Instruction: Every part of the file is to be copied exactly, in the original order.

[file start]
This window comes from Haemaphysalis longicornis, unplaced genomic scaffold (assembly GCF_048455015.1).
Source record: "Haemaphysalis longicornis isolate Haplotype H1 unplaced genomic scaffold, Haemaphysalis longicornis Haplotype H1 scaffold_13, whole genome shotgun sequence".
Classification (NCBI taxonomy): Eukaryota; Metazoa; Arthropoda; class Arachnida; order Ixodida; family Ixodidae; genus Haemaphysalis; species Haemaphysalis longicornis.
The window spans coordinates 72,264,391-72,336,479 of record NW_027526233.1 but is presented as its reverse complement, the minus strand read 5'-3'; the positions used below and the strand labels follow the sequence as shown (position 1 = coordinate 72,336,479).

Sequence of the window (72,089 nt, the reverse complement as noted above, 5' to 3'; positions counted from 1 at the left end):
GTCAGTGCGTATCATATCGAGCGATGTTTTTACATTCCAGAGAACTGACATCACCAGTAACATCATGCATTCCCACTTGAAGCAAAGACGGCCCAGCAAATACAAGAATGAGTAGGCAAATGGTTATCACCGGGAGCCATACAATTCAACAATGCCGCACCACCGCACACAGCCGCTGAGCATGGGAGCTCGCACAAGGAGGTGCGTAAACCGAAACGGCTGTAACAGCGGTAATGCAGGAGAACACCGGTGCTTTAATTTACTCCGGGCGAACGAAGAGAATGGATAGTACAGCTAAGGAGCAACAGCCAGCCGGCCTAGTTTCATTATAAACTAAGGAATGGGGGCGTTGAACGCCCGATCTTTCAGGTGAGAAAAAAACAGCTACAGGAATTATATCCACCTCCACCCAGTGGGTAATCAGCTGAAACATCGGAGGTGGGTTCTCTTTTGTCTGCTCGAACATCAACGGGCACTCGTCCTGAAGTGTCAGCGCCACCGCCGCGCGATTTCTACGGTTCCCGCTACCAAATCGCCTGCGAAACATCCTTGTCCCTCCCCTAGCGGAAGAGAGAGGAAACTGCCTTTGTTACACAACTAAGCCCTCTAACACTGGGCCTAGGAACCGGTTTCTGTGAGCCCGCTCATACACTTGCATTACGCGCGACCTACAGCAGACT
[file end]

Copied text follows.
This window comes from Haemaphysalis longicornis, unplaced genomic scaffold (assembly GCF_048455015.1).
Source record: "Haemaphysalis longicornis isolate Haplotype H1 unplaced genomic scaffold, Haemaphysalis longicornis Haplotype H1 scaffold_13, whole genome shotgun sequence".
Classification (NCBI taxonomy): Eukaryota; Metazoa; Arthropoda; class Arachnida; order Ixodida; family Ixodidae; genus Haemaphysalis; species Haemaphysalis longicornis.
The window spans coordinates 72,264,391-72,336,479 of record NW_027526233.1 but is presented as its reverse complement, the minus strand read 5'-3'; the positions used below and the strand labels follow the sequence as shown (position 1 = coordinate 72,336,479).

Sequence of the window (72,089 nt, the reverse complement as noted above, 5' to 3'; positions counted from 1 at the left end):
GTCAGTGCGTATCATATCGAGCGATGTTTTTACATTCCAGAGAACTGACATCACCAGTAACATCATGCATTCCCACTTGAAGCAAAGACGGCCCAGCAAATACAAGAATGAGTAGGCAAATGGTTATCACCGGGAGCCATACAATTCAACAATGCCGCACCACCGCACACAGCCGCTGAGCATGGGAGCTCGCACAAGGAGGTGCGTAAACCGAAACGGCTGTAACAGCGGTAATGCAGGAGAACACCGGTGCTTTAATTTACTCCGGGCGAACGAAGAGAATGGATAGTACAGCTAAGGAGCAACAGCCAGCCGGCCTAGTTTCATTATAAACTAAGGAATGGGGGCGTTGAACGCCCGATCTTTCAGGTGAGAAAAAAACAGCTACAGGAATTATATCCACCTCCACCCAGTGGGTAATCAGCTGAAACATCGGAGGTGGGTTCTCTTTTGTCTGCTCGAACATCAACGGGCACTCGTCCTGAAGTGTCAGCGCCACCGCCGCGCGATTTCTACGGTTCCCGCTACCAAATCGCCTGCGAAACATCCTTGTCCCTCCCCTAGCGGAAGAGAGAGGAAACTGCCTTTGTTACACAACTAAGCCCTCTAACACTGGGCCTAGGAACCGGTTTCTGTGAGCCCGCTCATACACTTGCATTACGCGCGACCTACAGCAGACT